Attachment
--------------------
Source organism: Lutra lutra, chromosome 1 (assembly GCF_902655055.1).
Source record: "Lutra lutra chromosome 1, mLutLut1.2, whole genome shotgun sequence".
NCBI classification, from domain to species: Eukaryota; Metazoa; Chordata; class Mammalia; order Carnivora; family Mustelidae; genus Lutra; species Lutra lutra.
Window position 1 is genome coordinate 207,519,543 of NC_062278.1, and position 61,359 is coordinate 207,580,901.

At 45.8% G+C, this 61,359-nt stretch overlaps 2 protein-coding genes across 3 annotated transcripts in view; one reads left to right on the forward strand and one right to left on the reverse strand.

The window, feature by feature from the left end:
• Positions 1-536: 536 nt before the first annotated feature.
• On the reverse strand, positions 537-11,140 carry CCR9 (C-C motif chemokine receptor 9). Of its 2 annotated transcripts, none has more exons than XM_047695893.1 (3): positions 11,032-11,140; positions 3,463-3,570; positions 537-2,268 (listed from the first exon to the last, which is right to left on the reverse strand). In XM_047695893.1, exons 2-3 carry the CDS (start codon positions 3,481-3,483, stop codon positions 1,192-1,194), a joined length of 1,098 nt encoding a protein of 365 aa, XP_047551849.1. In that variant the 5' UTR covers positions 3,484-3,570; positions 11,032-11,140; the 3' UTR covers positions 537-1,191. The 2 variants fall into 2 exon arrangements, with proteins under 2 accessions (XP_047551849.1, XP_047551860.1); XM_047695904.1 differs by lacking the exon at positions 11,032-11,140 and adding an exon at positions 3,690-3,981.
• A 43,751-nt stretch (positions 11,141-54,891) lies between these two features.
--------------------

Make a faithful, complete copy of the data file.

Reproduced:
Source organism: Lutra lutra, chromosome 1 (assembly GCF_902655055.1).
Source record: "Lutra lutra chromosome 1, mLutLut1.2, whole genome shotgun sequence".
NCBI classification, from domain to species: Eukaryota; Metazoa; Chordata; class Mammalia; order Carnivora; family Mustelidae; genus Lutra; species Lutra lutra.
Window position 1 is genome coordinate 207,519,543 of NC_062278.1, and position 61,359 is coordinate 207,580,901.

At 45.8% G+C, this 61,359-nt stretch overlaps 2 protein-coding genes across 3 annotated transcripts in view; one reads left to right on the forward strand and one right to left on the reverse strand.

The window, feature by feature from the left end:
• Positions 1-536: 536 nt before the first annotated feature.
• On the reverse strand, positions 537-11,140 carry CCR9 (C-C motif chemokine receptor 9). Of its 2 annotated transcripts, none has more exons than XM_047695893.1 (3): positions 11,032-11,140; positions 3,463-3,570; positions 537-2,268 (listed from the first exon to the last, which is right to left on the reverse strand). In XM_047695893.1, exons 2-3 carry the CDS (start codon positions 3,481-3,483, stop codon positions 1,192-1,194), a joined length of 1,098 nt encoding a protein of 365 aa, XP_047551849.1. In that variant the 5' UTR covers positions 3,484-3,570; positions 11,032-11,140; the 3' UTR covers positions 537-1,191. The 2 variants fall into 2 exon arrangements, with proteins under 2 accessions (XP_047551849.1, XP_047551860.1); XM_047695904.1 differs by lacking the exon at positions 11,032-11,140 and adding an exon at positions 3,690-3,981.
• A 43,751-nt stretch (positions 11,141-54,891) lies between these two features.